Painting the Undesirables
The two artists at H-D Art couldn’t be more alike, yet polar opposites in many aspects. Observing the New Orleans studio, their spaces are definitely delineated: one, neat and orderly, the other, haphazard and messy. As narrative painters, they are perfectly in sync; their spaces eerily reflected in much of their art.
Both painters have a lifelong affinity for birds, but where Stephanie loves each of them for their unique qualities, Alaine her definite favorites and also those she ignores. Sometimes she even hurls curse words at particular breeds (blue jays, for instance). Having owned several macaws through the years, Stephanie talks to them and usually gets a response. A believer in portends and signs, Alaine collects feathers, looking for messages and secret symbols. “Birds are like humans—each are different, and all of them have good hearts, though you might have to look hard to find it,” says Huye. DiBenedetto disagrees, “No they don’t, Stephanie. Some are bad, and some are good.” Alaine didn’t want to elaborate, but it’s clear birds are important to these collaborative artists.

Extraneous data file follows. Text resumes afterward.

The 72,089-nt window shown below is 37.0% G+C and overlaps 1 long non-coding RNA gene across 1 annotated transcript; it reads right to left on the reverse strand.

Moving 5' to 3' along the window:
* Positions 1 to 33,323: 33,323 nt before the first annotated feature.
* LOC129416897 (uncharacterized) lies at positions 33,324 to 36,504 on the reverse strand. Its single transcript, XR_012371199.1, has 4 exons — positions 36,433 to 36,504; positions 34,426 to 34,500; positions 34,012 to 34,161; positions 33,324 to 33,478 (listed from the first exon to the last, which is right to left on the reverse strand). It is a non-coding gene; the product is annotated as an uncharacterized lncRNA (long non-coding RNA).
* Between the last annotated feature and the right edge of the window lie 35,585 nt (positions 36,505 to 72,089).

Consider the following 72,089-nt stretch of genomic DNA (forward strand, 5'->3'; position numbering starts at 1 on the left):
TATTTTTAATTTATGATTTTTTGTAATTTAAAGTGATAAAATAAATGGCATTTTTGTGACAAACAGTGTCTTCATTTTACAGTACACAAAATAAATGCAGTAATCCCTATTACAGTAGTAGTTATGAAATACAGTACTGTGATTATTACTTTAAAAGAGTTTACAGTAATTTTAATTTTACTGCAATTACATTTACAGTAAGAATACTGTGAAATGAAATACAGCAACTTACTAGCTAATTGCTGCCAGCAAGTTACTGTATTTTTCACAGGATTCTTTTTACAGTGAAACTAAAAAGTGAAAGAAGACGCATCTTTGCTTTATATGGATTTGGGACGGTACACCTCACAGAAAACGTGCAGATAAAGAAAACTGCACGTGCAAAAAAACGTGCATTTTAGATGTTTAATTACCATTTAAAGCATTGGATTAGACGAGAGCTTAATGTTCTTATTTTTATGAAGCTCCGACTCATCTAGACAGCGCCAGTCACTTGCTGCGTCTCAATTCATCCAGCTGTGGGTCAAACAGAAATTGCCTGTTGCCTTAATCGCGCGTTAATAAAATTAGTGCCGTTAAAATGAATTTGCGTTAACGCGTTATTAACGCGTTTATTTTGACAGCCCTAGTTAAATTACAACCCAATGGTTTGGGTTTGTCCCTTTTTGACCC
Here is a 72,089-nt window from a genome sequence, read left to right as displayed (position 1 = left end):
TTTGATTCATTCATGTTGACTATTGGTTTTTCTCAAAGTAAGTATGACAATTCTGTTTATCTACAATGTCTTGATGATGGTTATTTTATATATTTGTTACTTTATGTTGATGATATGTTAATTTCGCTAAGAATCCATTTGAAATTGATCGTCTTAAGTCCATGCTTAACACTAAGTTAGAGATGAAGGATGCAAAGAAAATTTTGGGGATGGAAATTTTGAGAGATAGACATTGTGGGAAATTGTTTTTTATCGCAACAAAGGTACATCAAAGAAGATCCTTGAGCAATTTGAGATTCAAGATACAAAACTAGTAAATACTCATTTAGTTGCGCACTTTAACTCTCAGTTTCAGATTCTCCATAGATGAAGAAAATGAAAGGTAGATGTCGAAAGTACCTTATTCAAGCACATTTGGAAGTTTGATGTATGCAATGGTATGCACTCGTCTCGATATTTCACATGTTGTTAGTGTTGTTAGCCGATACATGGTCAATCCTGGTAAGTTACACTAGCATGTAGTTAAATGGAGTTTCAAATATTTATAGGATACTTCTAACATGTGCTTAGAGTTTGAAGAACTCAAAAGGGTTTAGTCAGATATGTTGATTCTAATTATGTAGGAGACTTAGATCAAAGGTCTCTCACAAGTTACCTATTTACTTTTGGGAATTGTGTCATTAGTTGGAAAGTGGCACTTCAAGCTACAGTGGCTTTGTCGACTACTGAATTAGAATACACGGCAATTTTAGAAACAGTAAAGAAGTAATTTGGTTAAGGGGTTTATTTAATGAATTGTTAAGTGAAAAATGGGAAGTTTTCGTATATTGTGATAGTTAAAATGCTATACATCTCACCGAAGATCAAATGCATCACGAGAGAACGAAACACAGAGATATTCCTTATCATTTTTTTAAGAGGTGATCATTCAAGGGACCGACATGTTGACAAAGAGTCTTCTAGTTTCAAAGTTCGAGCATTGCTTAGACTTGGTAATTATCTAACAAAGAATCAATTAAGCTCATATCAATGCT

“When I went to buy food for the crows, the salesman told me I shouldn’t feed them because crows were undesirable. Since I wasn’t growing a crop of corn, I ignored him and bought a sack of peanuts anyway.” Knowing how soft-hearted Stephanie is, one can see the thought of them going hungry bothers her. She assigns them human qualities, while Alaine doesn’t feed them, but does leave beer caps and Mardi Gras trinkets for them on the fence posts.
“The first day here, a crow flew over with a chicken bone in its beak, and they follow us everywhere we go,” Alaine did add. Though she just shrugged when asked what that meant, one can tell it had made an impact on her. A number of bird books, feathers, and Native American items are scattered among the tubes of oil paints. “Alaine has Choctaw blood, so that’s part of the bird attraction for her. I love all birds. Their colors and languages are so different and interesting. Just like people! I have a collection of feathers that will be part of an upcoming series,” Huye elaborates. When asked if she’s planning on painting a bird series, “Crows,” is all DiBenedetto would say.
It’s an exciting new direction for the pair who have done several ‘shoes & chair’ collaborative shows together, if in fact there is a series in the works. And whatever these two have planned—portraits, abstracts, or some other narrative genre, it’s sure to be as fascinating as the two opposite, psychically linked painting partners. Birds of a distinctly different feather……